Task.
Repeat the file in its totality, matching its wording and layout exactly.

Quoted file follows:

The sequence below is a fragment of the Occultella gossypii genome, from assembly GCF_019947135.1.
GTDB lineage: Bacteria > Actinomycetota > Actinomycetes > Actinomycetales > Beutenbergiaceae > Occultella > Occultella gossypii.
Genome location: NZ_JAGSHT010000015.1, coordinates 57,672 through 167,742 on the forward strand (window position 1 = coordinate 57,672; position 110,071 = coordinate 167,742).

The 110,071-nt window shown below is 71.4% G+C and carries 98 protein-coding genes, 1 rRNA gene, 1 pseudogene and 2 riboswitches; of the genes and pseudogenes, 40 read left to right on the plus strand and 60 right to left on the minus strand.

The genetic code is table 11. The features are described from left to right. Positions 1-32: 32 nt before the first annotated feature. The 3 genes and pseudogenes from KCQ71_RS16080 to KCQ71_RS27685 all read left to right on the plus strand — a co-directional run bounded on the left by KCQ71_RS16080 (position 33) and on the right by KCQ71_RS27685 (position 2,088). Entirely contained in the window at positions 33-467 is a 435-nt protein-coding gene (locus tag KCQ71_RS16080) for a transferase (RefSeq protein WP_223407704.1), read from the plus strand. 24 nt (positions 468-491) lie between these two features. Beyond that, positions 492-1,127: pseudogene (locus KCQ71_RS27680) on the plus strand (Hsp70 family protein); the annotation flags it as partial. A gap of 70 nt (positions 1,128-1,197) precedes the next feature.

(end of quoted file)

The sequence below is a fragment of the Occultella gossypii genome, from assembly GCF_019947135.1.
GTDB lineage: Bacteria > Actinomycetota > Actinomycetes > Actinomycetales > Beutenbergiaceae > Occultella > Occultella gossypii.
Genome location: NZ_JAGSHT010000015.1, coordinates 57,672 through 167,742 on the forward strand (window position 1 = coordinate 57,672; position 110,071 = coordinate 167,742).

The 110,071-nt window shown below is 71.4% G+C and carries 98 protein-coding genes, 1 rRNA gene, 1 pseudogene and 2 riboswitches; of the genes and pseudogenes, 40 read left to right on the plus strand and 60 right to left on the minus strand.

The genetic code is table 11. The features are described from left to right. Positions 1-32: 32 nt before the first annotated feature. The 3 genes and pseudogenes from KCQ71_RS16080 to KCQ71_RS27685 all read left to right on the plus strand — a co-directional run bounded on the left by KCQ71_RS16080 (position 33) and on the right by KCQ71_RS27685 (position 2,088). Entirely contained in the window at positions 33-467 is a 435-nt protein-coding gene (locus tag KCQ71_RS16080) for a transferase (RefSeq protein WP_223407704.1), read from the plus strand. 24 nt (positions 468-491) lie between these two features. Beyond that, positions 492-1,127: pseudogene (locus KCQ71_RS27680) on the plus strand (Hsp70 family protein); the annotation flags it as partial. A gap of 70 nt (positions 1,128-1,197) precedes the next feature.